Things are not what they seem, they are not even what they are called.Francisco de Quevedo
A couple of weeks ago, I was in line at the grocery store when the woman in front of me had a complete meltdown because she felt what she was buying hadn’t been priced correctly. Everyone around her stood in stunned silence as she screamed and yelled. The checker ringing up her groceries was in the unenviable position of being the brunt of the attack. Eventually, she stormed out and we all looked at each other as if to say, “What was that about?” I can tell you with some degree of certainty it wasn’t about an item being priced incorrectly.
During my career as I retail manger sometimes an associate would come into my office upset because of the way a client talked to them. It wasn’t justified, they felt. Honestly, it often wasn’t. I would remind them it was not personal. They barely knew the person. To survive working with the public you need to have thick skin. You can’t be upset or offended by what customers say to you at work.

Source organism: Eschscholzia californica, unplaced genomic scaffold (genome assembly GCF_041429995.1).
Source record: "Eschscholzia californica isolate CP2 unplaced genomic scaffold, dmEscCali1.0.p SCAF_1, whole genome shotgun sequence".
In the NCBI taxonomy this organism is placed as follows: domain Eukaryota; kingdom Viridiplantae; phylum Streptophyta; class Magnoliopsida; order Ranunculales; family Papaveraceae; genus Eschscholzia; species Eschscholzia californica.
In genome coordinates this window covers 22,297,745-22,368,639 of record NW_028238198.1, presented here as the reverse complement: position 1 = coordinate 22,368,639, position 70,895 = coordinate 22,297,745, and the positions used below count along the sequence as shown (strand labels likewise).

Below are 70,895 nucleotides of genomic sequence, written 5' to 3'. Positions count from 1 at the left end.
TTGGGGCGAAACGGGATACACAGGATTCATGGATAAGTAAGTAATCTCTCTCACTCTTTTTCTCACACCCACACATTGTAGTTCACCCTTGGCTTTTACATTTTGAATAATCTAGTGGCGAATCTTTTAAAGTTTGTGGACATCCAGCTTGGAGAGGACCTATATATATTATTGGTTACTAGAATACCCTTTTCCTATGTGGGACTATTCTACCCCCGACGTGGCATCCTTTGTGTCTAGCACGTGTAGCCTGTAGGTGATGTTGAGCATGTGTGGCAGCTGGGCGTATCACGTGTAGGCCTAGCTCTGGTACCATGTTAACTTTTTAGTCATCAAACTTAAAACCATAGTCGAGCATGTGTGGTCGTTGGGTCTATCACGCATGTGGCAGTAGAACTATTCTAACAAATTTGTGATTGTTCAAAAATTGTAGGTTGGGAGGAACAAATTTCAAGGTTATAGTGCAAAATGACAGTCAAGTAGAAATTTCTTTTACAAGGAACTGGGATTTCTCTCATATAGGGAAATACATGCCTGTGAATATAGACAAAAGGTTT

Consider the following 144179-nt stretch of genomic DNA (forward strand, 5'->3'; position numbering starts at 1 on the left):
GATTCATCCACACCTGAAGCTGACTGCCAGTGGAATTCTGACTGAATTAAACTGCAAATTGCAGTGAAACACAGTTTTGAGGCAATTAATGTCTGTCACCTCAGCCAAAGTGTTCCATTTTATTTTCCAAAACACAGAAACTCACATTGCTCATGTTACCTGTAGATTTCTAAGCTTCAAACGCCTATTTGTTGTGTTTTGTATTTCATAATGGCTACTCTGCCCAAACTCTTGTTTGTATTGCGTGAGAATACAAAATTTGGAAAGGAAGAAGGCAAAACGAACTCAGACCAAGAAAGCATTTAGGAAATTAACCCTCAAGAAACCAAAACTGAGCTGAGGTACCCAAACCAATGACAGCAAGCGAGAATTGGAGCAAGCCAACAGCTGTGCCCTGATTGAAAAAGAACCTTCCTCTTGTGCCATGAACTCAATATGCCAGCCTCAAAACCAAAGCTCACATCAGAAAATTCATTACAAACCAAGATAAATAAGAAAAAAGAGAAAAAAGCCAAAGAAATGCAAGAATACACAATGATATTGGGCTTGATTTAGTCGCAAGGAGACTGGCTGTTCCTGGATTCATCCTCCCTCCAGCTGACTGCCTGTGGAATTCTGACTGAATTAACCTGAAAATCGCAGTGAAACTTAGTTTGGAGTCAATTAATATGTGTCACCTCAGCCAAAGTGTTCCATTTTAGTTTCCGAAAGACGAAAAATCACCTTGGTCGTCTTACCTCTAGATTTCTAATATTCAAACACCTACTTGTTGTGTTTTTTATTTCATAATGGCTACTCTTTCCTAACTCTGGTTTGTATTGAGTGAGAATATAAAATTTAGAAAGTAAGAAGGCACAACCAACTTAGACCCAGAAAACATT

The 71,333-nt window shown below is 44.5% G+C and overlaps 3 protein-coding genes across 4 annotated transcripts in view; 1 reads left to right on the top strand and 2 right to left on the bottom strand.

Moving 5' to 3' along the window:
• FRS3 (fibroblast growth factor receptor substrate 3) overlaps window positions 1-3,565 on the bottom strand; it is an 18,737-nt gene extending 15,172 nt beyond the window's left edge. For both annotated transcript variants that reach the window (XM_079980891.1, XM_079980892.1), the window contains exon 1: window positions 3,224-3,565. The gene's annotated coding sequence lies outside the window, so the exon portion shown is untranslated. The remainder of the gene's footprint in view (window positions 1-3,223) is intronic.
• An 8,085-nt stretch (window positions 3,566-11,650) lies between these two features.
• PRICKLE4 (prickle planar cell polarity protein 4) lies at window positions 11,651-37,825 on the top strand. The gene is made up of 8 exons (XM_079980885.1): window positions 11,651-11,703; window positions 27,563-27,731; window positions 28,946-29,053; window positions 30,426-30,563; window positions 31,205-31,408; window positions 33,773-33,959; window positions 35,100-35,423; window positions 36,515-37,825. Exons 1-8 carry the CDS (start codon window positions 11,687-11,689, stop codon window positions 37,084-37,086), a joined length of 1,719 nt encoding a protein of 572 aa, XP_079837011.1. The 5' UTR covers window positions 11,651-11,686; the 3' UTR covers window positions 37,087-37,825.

I recently heard, “This isn’t that,” used to describe someone’s bad behavior. Often what we see can’t be taken at face value. There is a deeper reason for their actions. Usually, there is something else is going on in the person ‘s life and they are taking out their anger and frustration at whomever is nearest. The person in front of them becomes the whipping boy for the individual or occurrence they are actually upset with. It’s the same person who goes home and yells at their spouse or kids after a bad day at work. If you are in a position where part of your job is dealing with people, you need to find a way to let it go for your own peace of mind. You can’t make their problem your problem.